One views many very successful putting surfaces during three decades of conducting Course Consulting Service visits. While not always the case, nearly all successful putting greens have one thing in common – very deep and prolific root systems. Whether the putting green turf is bermudagrass, bentgrass, seashore paspalum, fescue, zoysia or Poa annua, the goal of every golf course superintendent is to have the healthiest root system possible before the stress of the summer arrives. Superintendents know that a deep, healthy root system stores additional carbohydrates and allows the turf to draw on a larger reservoir of water in the soil that turf relies on during summer.
Deep roots are promoted through the careful use of water, surface management practices (topdressing, vertical mowing, etc.) and a fertilizer program focused less on color and more on playing conditions.
How do you know if you have the healthiest root system possible? If you can take a sample from the green using an 8-inch soil profiler and the entire sample is held intact, then it is safe to say you have a very healthy root system. In the Pacific Northwest, this often is referred to as having “accordion roots” – where the entire sample can be stretched much like the action of the bellows of an accordion and then replaced. While “accordion roots” may not be attainable with Poa annua, a good 3-inch to 4-inch root system is a great starting point heading into the summer.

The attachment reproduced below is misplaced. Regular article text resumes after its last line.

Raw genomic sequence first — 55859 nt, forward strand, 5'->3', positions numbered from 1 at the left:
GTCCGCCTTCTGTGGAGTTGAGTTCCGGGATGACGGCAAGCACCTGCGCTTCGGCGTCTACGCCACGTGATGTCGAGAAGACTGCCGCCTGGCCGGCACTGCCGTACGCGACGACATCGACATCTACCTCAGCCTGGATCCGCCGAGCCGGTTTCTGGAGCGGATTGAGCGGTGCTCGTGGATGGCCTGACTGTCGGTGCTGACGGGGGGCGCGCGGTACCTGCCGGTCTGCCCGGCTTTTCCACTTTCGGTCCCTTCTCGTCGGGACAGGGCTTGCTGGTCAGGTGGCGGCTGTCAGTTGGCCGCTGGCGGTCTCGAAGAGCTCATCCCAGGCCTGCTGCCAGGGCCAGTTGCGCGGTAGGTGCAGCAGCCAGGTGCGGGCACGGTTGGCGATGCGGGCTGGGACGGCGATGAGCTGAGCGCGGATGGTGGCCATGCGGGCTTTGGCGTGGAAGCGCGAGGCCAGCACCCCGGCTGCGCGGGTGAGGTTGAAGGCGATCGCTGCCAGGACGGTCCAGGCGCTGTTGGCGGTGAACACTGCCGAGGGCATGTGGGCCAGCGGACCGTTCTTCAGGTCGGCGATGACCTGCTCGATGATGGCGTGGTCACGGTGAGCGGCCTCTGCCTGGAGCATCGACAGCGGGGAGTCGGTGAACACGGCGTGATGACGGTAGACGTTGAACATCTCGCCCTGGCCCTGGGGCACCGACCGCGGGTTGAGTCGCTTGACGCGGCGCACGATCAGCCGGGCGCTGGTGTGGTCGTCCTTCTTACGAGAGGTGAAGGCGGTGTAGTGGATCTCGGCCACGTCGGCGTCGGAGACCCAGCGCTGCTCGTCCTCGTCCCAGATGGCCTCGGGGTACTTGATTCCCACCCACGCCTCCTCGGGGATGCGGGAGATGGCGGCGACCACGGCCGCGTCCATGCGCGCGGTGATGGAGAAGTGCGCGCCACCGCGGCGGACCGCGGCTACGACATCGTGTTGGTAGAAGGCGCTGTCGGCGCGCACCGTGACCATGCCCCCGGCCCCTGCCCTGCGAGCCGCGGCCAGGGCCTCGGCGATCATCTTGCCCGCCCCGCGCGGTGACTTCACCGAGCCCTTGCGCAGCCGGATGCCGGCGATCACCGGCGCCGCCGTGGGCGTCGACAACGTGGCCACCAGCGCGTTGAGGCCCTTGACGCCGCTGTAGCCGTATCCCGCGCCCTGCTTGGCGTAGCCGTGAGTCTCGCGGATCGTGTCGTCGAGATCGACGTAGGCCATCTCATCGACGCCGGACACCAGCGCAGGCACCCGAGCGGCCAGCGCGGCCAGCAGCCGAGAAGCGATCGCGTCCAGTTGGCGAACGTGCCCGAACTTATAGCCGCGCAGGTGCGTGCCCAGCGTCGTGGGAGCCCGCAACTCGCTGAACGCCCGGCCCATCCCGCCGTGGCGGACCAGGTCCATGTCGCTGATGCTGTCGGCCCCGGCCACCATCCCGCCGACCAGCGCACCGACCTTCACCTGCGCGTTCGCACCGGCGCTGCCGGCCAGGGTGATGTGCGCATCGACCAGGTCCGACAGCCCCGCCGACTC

Source: Larry Gilhuly (firstname.lastname@example.org)
West Region Agronomists:
Patrick J. Gross, regional director – email@example.com
Larry W. Gilhuly, agronomist – firstname.lastname@example.org
Brian S. Whitlark, agronomist – email@example.com
Blake Meentemeyer, agronomist – firstname.lastname@example.org